I am really sorry I will never be able to read it for the first time again. It was a precious experience. I definitely recommend it to everyone who gets their hands on it! This is not gore-fest horror – it's all done with things half-glimpsed and subject to interpretation. As we learn more about the history of the previous expedition, the story turns dark and cold indeed, and Paver feeds us the information bit by bit, creating a rising feeling of dread that tingles the spine nicely. By this stage the expedition has reached about 22,000 feet and each of the men is feeling the effects of altitude, so that even the narrator is not sure if what he is experiencing might be a result of hallucination. Paver is excellent at using the extreme weather and physical danger to add to the psychological terror and paranoia that has taken hold of Stephen's mind.4FOXGIVEN

Tuesday, November 15, 2016

Revenger by Alastair Reynolds

Alastair Reynolds, former scientist and now full-time writer. Most of what he writes is science fiction, with a strong concern for scientific verisimilitude (although he is prepared to break the rules for the sake of a good story). He has lived in England, Scotland and the Netherlands where he worked as an astrophysicist for the European Space Agency until 2004, but now makes his home back in his native Wales.
A superb science fiction adventure set in the rubble of a ruined universe, this is a deep space heist story of kidnap, betrayal, alien artefacts and revenge.

The galaxy has seen great empires rise and fall. Planets have shattered and been remade. Amongst the ruins of alien civilisations, building our own from the rubble, humanity still thrives.

And there are vast fortunes to be made, if you know where to find them.

Captain Rackamore and his crew do. It's their business to find the tiny, enigmatic worlds which have been hidden away, booby-trapped, surrounded by layers of protection--and to crack them open for the ancient relics and barely-remembered technologies inside. But while they ply their risky trade with integrity, not everyone is so scrupulous.

Adrana and Fura Ness are the newest members of Rackamore's crew, signed on to save their family from bankruptcy. Only Rackamore has enemies, and there might be more waiting for them in space than adventure and fortune: the fabled and feared Bosa Sennen in particular.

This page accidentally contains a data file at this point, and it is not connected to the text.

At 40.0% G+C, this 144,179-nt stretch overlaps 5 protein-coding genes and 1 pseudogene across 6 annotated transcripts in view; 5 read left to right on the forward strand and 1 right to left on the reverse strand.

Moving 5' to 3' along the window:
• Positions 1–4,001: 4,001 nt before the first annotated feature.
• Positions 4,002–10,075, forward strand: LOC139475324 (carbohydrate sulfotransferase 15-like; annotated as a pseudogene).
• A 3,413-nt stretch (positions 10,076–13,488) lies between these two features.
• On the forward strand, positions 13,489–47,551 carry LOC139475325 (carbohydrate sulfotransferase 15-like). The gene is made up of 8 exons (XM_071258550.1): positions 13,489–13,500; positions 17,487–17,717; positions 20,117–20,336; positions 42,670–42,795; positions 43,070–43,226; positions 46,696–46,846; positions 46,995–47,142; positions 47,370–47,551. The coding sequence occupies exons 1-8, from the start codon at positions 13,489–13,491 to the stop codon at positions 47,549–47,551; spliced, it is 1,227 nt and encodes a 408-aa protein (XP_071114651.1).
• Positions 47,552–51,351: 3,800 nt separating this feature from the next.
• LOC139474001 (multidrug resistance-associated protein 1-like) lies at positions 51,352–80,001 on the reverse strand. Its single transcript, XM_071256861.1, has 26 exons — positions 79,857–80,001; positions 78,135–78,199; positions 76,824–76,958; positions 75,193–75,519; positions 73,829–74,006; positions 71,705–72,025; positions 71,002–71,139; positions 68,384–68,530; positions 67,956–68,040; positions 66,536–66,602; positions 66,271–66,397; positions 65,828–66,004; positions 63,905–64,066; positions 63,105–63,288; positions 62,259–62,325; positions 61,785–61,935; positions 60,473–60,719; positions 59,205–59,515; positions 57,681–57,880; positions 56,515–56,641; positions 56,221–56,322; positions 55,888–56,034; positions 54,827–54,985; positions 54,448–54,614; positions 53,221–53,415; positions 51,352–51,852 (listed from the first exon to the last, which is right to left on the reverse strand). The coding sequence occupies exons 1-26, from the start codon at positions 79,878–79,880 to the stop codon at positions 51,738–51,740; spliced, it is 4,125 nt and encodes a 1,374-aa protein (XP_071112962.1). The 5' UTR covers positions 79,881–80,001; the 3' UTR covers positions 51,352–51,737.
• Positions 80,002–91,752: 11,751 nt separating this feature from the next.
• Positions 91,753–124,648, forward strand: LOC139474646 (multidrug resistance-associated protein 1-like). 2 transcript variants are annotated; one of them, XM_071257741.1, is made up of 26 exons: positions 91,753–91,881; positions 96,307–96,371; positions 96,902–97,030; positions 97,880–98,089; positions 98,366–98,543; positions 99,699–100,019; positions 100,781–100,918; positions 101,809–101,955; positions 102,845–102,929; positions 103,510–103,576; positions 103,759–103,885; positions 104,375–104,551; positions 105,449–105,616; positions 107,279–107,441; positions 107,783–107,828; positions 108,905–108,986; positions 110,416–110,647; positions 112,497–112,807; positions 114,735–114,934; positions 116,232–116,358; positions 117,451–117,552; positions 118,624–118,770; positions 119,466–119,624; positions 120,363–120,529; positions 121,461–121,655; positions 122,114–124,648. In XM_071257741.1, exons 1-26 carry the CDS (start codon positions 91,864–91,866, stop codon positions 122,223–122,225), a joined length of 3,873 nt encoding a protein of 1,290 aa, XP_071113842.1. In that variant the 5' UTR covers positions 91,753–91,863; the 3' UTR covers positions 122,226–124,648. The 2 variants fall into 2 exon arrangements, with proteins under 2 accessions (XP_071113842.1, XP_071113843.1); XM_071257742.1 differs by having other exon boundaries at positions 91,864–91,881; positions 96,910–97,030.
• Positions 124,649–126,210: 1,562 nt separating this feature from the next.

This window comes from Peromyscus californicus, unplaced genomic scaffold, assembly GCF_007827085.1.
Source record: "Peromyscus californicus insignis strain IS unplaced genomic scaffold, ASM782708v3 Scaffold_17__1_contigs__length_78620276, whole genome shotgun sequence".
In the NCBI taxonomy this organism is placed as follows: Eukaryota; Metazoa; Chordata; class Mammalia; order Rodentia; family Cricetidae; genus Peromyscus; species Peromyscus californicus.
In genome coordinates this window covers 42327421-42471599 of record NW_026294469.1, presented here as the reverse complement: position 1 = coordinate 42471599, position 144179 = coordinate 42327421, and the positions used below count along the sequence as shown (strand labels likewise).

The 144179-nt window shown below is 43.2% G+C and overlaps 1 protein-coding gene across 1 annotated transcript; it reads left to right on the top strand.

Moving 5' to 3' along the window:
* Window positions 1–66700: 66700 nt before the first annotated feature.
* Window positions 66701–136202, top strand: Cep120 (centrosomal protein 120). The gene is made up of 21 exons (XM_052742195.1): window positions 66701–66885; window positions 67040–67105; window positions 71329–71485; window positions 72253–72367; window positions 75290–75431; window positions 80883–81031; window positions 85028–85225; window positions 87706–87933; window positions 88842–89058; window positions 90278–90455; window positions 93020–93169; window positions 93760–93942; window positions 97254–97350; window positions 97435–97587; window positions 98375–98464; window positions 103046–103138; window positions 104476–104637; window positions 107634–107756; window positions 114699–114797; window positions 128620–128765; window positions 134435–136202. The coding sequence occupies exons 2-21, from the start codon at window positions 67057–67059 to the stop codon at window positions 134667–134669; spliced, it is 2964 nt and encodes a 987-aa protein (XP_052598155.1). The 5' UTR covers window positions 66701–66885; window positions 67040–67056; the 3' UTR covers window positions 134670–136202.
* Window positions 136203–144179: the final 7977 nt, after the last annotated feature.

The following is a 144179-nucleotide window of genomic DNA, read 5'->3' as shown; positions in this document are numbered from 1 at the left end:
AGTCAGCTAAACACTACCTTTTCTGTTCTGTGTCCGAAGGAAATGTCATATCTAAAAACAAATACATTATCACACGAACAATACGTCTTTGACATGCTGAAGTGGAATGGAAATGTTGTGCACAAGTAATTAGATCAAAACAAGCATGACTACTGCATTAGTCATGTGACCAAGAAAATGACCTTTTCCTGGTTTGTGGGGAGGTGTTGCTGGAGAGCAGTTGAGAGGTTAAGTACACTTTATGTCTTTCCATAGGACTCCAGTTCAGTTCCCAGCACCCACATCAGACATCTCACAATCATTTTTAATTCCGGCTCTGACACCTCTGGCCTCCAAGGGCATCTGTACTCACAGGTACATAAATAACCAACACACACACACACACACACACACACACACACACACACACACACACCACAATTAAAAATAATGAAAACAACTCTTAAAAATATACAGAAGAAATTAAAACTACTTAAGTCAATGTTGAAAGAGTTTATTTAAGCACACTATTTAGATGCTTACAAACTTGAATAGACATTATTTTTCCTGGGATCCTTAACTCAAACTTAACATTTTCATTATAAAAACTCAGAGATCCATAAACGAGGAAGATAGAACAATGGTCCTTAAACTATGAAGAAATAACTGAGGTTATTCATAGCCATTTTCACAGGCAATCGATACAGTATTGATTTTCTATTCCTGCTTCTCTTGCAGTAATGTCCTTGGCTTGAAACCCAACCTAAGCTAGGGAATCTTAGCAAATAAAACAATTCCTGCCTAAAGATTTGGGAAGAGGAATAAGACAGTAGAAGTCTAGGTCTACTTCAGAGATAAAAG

Revenger is a science fiction adventure story set in the rubble of our solar system in the dark, distant future--a tale of space pirates, buried treasure, and phantom weapons, of unspeakable hazards and single-minded heroism and of vengeance...
Boy, what a thrill that one was! I have never been much of a sci-fi enthusiast, that's my boyfriend more likely, I am more or a fantasy gal, but that did not rob me of the joy of reading this novel. 
This is my first Alastair Reynolds but apparently fast-paced adventure is his speciality! It is a hell of ride this one, no doubt about it. Mr Reynolds you are a very skilled writer, master of the pen: I was completely lost in the story from the first page and I was always on the look for more stories to pop form around the corner. A magician!
The setting of Revenger is fascinating, and rather than telling us all about it up front, Reynolds does a good job of revealing small details that can ultimately be assembled into a compelling jigsaw. Over the course of the novel he also teases the reader with some tantalising clues as to where the story of future books might be headed.
Comparisons to Mieville's Railsea, and the Shipbreaker series by Paolo Bacigalupi are totally inevitable and fair. Like them, Revenger is an adventure story packed into a science fiction world. I loved every page as this really is my genre of choice.
Revenger is an action-packed, swashbucking adventure with dashes, perhaps, of steam or even cyber-punk which at the same time, tells a solid space opera story - literally: everything that happens, happens in space: even the 'worlds' are not planets but engineered habitations no more than a few leagues in length or breadth. These worlds, numbering in the millions (there are whole books that catalogue them) surround the Old Sun, forming the 'Constellation'. If there were planets they have been reworked, mined away, over millions of years, during which time umpteen civilisations have flourished and decayed. It's a bold and exciting setting, giving a convincing depth of history (there are allusions to wars, alien incursions, the return of generation ships from the deep) and also scope for the sort of ship-borne antics you might otherwise get in Stevenson or Ballantyne - but IN SPACE!5FOXGIVEN